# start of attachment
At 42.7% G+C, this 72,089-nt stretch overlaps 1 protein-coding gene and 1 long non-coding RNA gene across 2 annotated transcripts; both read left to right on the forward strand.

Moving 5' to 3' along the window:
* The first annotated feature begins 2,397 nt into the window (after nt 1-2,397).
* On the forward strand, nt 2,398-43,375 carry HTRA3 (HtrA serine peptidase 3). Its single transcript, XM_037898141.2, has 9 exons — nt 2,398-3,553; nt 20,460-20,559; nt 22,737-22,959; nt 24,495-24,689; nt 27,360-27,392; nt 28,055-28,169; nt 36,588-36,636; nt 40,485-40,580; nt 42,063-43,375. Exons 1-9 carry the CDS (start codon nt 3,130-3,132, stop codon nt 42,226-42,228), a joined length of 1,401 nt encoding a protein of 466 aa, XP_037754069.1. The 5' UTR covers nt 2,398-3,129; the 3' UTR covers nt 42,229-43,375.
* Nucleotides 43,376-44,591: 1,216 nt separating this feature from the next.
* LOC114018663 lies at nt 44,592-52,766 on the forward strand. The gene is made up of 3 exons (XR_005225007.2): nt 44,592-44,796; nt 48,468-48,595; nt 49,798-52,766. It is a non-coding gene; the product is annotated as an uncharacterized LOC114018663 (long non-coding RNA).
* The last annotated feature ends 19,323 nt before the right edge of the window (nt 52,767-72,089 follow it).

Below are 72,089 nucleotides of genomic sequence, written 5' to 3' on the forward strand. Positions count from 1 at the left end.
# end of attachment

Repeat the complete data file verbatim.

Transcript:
At 42.7% G+C, this 72,089-nt stretch overlaps 1 protein-coding gene and 1 long non-coding RNA gene across 2 annotated transcripts; both read left to right on the forward strand.

Moving 5' to 3' along the window:
* The first annotated feature begins 2,397 nt into the window (after nt 1-2,397).
* On the forward strand, nt 2,398-43,375 carry HTRA3 (HtrA serine peptidase 3). Its single transcript, XM_037898141.2, has 9 exons — nt 2,398-3,553; nt 20,460-20,559; nt 22,737-22,959; nt 24,495-24,689; nt 27,360-27,392; nt 28,055-28,169; nt 36,588-36,636; nt 40,485-40,580; nt 42,063-43,375. Exons 1-9 carry the CDS (start codon nt 3,130-3,132, stop codon nt 42,226-42,228), a joined length of 1,401 nt encoding a protein of 466 aa, XP_037754069.1. The 5' UTR covers nt 2,398-3,129; the 3' UTR covers nt 42,229-43,375.
* Nucleotides 43,376-44,591: 1,216 nt separating this feature from the next.
* LOC114018663 lies at nt 44,592-52,766 on the forward strand. The gene is made up of 3 exons (XR_005225007.2): nt 44,592-44,796; nt 48,468-48,595; nt 49,798-52,766. It is a non-coding gene; the product is annotated as an uncharacterized LOC114018663 (long non-coding RNA).
* The last annotated feature ends 19,323 nt before the right edge of the window (nt 52,767-72,089 follow it).

Below are 72,089 nucleotides of genomic sequence, written 5' to 3' on the forward strand. Positions count from 1 at the left end.